War or No War, Ukrainians Aren’t Giving Up Their Coffee

When Russian tanks first rolled into Ukraine more than two years ago, Artem Vradii was sure his business was bound to suffer.

“Who would think about coffee in this situation?” thought Mr. Vradii, the co-founder of a Kyiv coffee roastery named Mad Heads. “Nobody would care.”

But over the next few days after the invasion’s start, he started receiving messages from Ukrainian soldiers. One asked for bags of ground coffee because he could not stand the energy drinks supplied by the army. Another simply requested beans: He had brought his own grinder to the front.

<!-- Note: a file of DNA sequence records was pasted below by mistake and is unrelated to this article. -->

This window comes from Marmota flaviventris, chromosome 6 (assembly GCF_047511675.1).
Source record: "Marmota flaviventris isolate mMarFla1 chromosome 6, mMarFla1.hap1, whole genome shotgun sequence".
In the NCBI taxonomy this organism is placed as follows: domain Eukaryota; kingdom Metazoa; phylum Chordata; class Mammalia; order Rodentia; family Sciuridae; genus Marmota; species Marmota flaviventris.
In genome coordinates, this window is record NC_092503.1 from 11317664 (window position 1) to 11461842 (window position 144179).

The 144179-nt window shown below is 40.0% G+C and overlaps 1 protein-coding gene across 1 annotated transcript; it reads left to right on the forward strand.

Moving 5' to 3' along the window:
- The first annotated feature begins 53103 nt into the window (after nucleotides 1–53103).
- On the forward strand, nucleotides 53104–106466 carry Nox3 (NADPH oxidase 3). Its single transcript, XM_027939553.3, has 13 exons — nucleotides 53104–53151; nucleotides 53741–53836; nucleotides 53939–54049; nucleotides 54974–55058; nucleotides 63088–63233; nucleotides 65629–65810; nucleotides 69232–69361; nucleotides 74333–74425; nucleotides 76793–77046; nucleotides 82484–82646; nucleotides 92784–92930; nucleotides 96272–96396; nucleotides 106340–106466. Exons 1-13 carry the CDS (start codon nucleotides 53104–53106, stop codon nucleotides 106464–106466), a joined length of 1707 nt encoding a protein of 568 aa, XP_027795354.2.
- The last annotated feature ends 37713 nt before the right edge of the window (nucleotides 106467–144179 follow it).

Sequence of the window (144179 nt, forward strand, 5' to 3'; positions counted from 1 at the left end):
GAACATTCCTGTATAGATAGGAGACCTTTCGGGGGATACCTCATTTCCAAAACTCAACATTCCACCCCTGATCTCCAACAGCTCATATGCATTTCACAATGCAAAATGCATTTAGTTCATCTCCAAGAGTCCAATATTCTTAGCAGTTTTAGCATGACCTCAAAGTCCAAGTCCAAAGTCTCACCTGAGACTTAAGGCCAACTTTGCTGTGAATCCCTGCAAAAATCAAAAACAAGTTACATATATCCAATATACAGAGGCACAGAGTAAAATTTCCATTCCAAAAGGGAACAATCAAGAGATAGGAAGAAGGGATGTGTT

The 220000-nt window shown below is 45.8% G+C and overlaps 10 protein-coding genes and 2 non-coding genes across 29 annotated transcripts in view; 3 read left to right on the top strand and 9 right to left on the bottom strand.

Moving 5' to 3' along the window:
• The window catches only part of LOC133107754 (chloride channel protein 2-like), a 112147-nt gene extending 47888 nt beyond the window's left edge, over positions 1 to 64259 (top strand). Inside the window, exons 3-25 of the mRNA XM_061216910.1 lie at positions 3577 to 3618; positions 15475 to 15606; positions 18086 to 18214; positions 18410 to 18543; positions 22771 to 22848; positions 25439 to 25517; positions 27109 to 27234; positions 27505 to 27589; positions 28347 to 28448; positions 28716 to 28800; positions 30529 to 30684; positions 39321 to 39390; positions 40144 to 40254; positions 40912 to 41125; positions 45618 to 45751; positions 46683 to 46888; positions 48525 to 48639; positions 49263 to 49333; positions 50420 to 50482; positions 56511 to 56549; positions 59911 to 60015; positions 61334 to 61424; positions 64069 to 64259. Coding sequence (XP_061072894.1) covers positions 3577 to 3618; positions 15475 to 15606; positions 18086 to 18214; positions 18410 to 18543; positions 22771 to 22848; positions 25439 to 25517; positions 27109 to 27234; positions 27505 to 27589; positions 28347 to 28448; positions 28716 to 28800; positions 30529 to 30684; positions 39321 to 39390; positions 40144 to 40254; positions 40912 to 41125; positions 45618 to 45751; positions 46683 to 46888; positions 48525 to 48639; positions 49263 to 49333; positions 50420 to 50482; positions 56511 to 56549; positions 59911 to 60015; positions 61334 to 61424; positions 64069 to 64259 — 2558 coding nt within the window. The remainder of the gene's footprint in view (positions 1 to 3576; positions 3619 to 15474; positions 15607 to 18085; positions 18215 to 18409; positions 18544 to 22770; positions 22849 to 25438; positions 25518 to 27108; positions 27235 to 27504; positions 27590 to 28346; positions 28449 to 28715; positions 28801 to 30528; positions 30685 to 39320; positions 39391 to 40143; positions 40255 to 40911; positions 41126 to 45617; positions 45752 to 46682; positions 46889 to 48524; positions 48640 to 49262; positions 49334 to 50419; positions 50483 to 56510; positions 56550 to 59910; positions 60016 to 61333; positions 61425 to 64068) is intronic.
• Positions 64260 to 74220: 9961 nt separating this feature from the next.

“I was really shocked,” Mr. Vradii said in a recent interview at his roastery, a 40-foot-high brick building buzzing with the sound of grinding coffee and filled with the smell of freshly ground beans. “Despite the war, people were still thinking about coffee. They could leave their homes, their habits. But they could not live without coffee.”

The soldiers’ requests are just one facet of a little-known cornerstone of the Ukrainian lifestyle today: its vibrant coffee culture.

Over the past decade, coffee shops have proliferated across Ukraine, in cities large and small. That is particularly true in Kyiv, the capital, where small coffee kiosks staffed by trained baristas serving tasty mochas for less than $2 have become a fixture of the streetscape.

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